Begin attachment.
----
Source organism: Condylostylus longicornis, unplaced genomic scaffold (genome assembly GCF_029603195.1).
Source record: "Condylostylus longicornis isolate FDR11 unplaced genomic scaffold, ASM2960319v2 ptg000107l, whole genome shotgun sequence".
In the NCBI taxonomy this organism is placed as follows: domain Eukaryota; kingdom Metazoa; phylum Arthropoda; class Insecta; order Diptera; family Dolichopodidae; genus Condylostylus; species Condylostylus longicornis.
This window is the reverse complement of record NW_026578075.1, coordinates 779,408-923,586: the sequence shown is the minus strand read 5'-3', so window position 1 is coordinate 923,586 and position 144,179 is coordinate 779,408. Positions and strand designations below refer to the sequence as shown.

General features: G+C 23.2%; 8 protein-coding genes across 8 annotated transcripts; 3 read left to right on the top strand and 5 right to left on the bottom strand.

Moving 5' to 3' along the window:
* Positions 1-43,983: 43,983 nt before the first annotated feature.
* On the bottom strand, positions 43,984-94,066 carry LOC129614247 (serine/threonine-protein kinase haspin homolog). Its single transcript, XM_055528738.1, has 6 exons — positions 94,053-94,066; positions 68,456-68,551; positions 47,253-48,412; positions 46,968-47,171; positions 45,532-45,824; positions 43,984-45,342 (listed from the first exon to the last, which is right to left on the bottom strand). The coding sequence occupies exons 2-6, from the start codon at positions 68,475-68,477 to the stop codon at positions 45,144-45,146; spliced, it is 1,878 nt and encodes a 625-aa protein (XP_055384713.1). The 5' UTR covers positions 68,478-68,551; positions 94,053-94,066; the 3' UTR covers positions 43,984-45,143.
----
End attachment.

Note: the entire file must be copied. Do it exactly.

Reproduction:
Source organism: Condylostylus longicornis, unplaced genomic scaffold (genome assembly GCF_029603195.1).
Source record: "Condylostylus longicornis isolate FDR11 unplaced genomic scaffold, ASM2960319v2 ptg000107l, whole genome shotgun sequence".
In the NCBI taxonomy this organism is placed as follows: domain Eukaryota; kingdom Metazoa; phylum Arthropoda; class Insecta; order Diptera; family Dolichopodidae; genus Condylostylus; species Condylostylus longicornis.
This window is the reverse complement of record NW_026578075.1, coordinates 779,408-923,586: the sequence shown is the minus strand read 5'-3', so window position 1 is coordinate 923,586 and position 144,179 is coordinate 779,408. Positions and strand designations below refer to the sequence as shown.

General features: G+C 23.2%; 8 protein-coding genes across 8 annotated transcripts; 3 read left to right on the top strand and 5 right to left on the bottom strand.

Moving 5' to 3' along the window:
* Positions 1-43,983: 43,983 nt before the first annotated feature.
* On the bottom strand, positions 43,984-94,066 carry LOC129614247 (serine/threonine-protein kinase haspin homolog). Its single transcript, XM_055528738.1, has 6 exons — positions 94,053-94,066; positions 68,456-68,551; positions 47,253-48,412; positions 46,968-47,171; positions 45,532-45,824; positions 43,984-45,342 (listed from the first exon to the last, which is right to left on the bottom strand). The coding sequence occupies exons 2-6, from the start codon at positions 68,475-68,477 to the stop codon at positions 45,144-45,146; spliced, it is 1,878 nt and encodes a 625-aa protein (XP_055384713.1). The 5' UTR covers positions 68,478-68,551; positions 94,053-94,066; the 3' UTR covers positions 43,984-45,143.